The Survivors of the Chancellor. Michael Strogoff
This historic book may have numerous typos and missing text. Purchasers can usually download a free scanned copy of the original book (without typos) from the publisher. Not indexed. Not illustrated. 1911 edition. Excerpt: ...with Ishim. It is perhaps shorter than the other, but this advantage is much diminished by the absence of post-houses, the bad roads, and lack of villages. Michael Strogoff was right in the choice he had made, and if, as appeared probable, the gipsies should follow the second route from Kasan to Ishim, he had every chance of arriving before them. An hour afterwards the bell rang on board the Caucasus, calling the new passengers, and recalling the former ones. It was now seven o'clock in the morning. The requisite fuel had been received on board. The whole vessel began to vibrate from the effects of the steam. She was ready to start. Passengers going from Kasan to Perm were crowding on the deck. Michael noticed that of the two reporters Blount alone had rejoined the steamer. Was Alcide Jolivet about to miss his passage? But just as the ropes were being cast off, Jolivet appeared, tearing along. The steamer was already sheering off, the gangway had been drawn onto the quay, but Alcide Jolivet would not stick at such a little thing as that, so, with a bound like a harlequin, he alighted on the deck of the Caucasus almost in his rival's arms. " I thought the Caucasus was going without you," said the latter. " Bah!" answered Jolivet, "I should soon have caught you up again, by chartering a boat at my cousin's expense, or by traveling post at twenty copecks a verst, and on horseback. What could I do? It was so long a way from the quay to the telegraph office." " Have you been to the telegraph office? " asked Harry Blount, biting his lips. " That's exactly where I have been!" answered Iolivet, With his most amiable smile. "And is it still working to...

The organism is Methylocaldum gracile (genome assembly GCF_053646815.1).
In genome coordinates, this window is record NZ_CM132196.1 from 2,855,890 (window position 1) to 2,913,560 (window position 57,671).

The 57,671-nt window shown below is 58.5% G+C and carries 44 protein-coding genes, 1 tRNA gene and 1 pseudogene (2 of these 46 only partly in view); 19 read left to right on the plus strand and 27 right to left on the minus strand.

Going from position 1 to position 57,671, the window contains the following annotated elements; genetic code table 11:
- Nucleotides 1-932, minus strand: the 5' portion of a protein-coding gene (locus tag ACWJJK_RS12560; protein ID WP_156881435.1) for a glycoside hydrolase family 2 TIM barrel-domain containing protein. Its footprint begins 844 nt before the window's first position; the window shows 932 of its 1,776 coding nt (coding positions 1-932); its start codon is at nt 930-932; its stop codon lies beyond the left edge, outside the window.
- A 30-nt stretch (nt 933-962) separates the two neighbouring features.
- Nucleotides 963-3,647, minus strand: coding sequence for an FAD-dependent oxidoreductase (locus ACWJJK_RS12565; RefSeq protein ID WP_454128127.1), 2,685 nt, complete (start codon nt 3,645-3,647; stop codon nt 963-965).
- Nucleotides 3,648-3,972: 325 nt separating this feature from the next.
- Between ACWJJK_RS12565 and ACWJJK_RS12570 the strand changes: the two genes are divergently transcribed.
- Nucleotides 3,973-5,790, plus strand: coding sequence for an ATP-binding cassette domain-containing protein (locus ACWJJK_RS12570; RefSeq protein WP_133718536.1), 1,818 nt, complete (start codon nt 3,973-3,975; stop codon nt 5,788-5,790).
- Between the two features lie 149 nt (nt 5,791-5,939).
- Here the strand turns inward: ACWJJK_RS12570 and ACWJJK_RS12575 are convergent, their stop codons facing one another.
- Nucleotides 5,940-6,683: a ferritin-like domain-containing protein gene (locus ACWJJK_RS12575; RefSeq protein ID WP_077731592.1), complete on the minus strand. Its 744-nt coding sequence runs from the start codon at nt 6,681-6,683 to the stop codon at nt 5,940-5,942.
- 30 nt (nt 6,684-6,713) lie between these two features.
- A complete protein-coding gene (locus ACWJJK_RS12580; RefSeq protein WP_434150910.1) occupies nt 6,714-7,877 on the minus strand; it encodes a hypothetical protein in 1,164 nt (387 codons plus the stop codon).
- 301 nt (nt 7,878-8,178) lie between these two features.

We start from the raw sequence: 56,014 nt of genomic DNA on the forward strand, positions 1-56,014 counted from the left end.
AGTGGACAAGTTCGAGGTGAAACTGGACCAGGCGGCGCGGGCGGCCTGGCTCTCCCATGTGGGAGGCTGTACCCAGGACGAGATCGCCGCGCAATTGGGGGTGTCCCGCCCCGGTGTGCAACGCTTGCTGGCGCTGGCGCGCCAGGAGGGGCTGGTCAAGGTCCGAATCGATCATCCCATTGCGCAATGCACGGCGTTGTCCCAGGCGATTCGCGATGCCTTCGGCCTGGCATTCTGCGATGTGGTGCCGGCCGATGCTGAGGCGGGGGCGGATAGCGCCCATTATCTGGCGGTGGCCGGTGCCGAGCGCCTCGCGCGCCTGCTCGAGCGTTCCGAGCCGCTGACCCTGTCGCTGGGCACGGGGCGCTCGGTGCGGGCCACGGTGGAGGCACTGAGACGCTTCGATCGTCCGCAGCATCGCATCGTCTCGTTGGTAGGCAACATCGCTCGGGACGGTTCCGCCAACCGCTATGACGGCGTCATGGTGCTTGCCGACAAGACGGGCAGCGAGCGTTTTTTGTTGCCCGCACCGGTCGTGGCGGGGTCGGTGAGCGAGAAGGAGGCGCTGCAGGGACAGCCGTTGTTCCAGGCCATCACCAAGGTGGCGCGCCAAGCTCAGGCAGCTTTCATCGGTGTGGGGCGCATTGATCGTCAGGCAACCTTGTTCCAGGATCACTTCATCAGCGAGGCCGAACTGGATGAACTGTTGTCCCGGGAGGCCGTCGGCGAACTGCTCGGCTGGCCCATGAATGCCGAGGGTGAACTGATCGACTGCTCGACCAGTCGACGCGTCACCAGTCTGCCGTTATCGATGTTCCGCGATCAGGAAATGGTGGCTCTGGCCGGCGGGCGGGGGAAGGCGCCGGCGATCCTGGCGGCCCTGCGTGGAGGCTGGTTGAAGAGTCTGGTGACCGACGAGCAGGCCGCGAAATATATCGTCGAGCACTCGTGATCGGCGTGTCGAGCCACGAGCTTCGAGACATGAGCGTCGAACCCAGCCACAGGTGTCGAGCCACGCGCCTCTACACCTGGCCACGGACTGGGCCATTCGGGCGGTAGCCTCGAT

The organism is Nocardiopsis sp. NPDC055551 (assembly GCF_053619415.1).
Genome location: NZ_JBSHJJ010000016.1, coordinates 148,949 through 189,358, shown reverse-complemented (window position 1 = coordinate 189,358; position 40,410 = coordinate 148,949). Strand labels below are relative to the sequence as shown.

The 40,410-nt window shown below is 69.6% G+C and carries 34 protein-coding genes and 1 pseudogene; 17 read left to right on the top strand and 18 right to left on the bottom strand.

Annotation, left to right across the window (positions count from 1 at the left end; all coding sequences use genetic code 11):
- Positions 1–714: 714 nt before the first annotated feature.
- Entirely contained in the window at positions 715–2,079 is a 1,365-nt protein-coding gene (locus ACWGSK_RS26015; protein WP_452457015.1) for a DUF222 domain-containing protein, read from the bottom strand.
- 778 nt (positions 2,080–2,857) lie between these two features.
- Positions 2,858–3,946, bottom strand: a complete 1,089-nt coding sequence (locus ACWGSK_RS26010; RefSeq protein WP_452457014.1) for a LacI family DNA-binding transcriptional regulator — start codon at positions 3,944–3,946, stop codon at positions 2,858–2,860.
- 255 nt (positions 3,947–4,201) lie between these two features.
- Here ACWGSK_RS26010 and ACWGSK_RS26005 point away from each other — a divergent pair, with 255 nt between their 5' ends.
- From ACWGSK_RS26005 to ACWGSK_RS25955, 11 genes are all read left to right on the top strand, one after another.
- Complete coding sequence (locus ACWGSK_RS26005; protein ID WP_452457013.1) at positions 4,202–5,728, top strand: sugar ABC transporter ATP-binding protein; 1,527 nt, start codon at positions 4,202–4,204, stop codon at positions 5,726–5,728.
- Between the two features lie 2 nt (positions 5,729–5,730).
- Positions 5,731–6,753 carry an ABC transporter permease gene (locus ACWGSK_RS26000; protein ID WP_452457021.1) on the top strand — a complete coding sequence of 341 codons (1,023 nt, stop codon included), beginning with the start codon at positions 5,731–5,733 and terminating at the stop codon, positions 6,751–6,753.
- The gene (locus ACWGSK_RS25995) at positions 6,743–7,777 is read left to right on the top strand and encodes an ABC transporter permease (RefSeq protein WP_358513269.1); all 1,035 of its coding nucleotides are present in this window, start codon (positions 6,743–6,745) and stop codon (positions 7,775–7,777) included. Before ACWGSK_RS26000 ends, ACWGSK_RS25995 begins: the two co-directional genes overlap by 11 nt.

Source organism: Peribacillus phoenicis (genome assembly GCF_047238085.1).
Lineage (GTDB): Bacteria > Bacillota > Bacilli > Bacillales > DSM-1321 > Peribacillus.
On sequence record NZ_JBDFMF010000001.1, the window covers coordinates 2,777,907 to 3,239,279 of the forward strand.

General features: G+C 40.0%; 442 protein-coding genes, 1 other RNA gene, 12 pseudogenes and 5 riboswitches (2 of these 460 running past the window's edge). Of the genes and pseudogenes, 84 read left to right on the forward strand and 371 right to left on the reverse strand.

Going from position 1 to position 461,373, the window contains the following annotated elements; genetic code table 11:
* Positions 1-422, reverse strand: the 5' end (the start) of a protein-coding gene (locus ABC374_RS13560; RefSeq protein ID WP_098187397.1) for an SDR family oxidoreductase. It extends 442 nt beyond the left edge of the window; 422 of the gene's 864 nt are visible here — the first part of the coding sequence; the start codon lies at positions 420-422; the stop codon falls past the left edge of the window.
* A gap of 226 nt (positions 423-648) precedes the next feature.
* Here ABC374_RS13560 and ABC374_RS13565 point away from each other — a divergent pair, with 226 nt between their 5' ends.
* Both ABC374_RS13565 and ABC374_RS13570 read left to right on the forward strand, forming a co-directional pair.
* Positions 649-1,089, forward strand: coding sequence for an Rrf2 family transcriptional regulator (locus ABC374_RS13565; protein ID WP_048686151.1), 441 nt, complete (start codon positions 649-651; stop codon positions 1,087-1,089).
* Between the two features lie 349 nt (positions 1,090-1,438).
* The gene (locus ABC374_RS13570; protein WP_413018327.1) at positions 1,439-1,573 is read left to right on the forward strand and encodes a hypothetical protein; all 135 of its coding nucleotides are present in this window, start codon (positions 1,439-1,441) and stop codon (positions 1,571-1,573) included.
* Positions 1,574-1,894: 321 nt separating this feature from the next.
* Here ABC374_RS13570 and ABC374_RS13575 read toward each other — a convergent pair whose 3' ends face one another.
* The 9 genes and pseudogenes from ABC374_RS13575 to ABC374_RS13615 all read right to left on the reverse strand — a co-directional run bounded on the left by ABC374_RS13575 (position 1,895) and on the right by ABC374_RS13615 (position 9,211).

- Paperback | 144 pages
- 189 x 246 x 8mm | 268g
- 13 Sep 2013
- Illustrations, black and white